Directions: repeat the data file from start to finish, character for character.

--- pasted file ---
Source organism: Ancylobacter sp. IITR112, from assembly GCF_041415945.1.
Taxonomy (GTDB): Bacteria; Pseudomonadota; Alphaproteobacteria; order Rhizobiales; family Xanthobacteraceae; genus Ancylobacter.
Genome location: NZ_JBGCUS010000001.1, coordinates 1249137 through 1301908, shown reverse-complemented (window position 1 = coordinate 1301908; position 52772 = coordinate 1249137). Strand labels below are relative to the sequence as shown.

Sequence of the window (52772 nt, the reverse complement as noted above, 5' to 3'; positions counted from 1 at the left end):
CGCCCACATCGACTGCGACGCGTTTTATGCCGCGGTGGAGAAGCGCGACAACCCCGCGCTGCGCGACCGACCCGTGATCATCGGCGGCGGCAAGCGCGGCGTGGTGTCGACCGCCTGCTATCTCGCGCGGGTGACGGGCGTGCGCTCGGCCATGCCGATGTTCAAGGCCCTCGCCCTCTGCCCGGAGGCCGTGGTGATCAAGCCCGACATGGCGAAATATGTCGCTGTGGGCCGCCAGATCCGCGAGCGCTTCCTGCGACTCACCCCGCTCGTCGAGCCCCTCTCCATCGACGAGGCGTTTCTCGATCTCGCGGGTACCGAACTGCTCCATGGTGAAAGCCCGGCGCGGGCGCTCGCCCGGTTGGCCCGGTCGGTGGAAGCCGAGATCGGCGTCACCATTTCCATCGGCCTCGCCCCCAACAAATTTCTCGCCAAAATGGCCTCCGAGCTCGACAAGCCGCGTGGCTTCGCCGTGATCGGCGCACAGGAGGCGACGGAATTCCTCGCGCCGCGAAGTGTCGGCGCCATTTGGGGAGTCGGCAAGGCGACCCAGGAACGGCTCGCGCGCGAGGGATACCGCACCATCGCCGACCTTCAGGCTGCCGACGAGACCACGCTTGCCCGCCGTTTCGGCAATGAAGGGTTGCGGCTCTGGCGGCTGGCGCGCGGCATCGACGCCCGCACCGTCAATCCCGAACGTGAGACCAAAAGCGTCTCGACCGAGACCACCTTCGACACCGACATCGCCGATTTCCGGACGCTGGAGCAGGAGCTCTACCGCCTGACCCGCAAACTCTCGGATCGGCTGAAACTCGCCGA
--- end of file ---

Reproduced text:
Source organism: Ancylobacter sp. IITR112, from assembly GCF_041415945.1.
Taxonomy (GTDB): Bacteria; Pseudomonadota; Alphaproteobacteria; order Rhizobiales; family Xanthobacteraceae; genus Ancylobacter.
Genome location: NZ_JBGCUS010000001.1, coordinates 1249137 through 1301908, shown reverse-complemented (window position 1 = coordinate 1301908; position 52772 = coordinate 1249137). Strand labels below are relative to the sequence as shown.

Sequence of the window (52772 nt, the reverse complement as noted above, 5' to 3'; positions counted from 1 at the left end):
CGCCCACATCGACTGCGACGCGTTTTATGCCGCGGTGGAGAAGCGCGACAACCCCGCGCTGCGCGACCGACCCGTGATCATCGGCGGCGGCAAGCGCGGCGTGGTGTCGACCGCCTGCTATCTCGCGCGGGTGACGGGCGTGCGCTCGGCCATGCCGATGTTCAAGGCCCTCGCCCTCTGCCCGGAGGCCGTGGTGATCAAGCCCGACATGGCGAAATATGTCGCTGTGGGCCGCCAGATCCGCGAGCGCTTCCTGCGACTCACCCCGCTCGTCGAGCCCCTCTCCATCGACGAGGCGTTTCTCGATCTCGCGGGTACCGAACTGCTCCATGGTGAAAGCCCGGCGCGGGCGCTCGCCCGGTTGGCCCGGTCGGTGGAAGCCGAGATCGGCGTCACCATTTCCATCGGCCTCGCCCCCAACAAATTTCTCGCCAAAATGGCCTCCGAGCTCGACAAGCCGCGTGGCTTCGCCGTGATCGGCGCACAGGAGGCGACGGAATTCCTCGCGCCGCGAAGTGTCGGCGCCATTTGGGGAGTCGGCAAGGCGACCCAGGAACGGCTCGCGCGCGAGGGATACCGCACCATCGCCGACCTTCAGGCTGCCGACGAGACCACGCTTGCCCGCCGTTTCGGCAATGAAGGGTTGCGGCTCTGGCGGCTGGCGCGCGGCATCGACGCCCGCACCGTCAATCCCGAACGTGAGACCAAAAGCGTCTCGACCGAGACCACCTTCGACACCGACATCGCCGATTTCCGGACGCTGGAGCAGGAGCTCTACCGCCTGACCCGCAAACTCTCGGATCGGCTGAAACTCGCCGA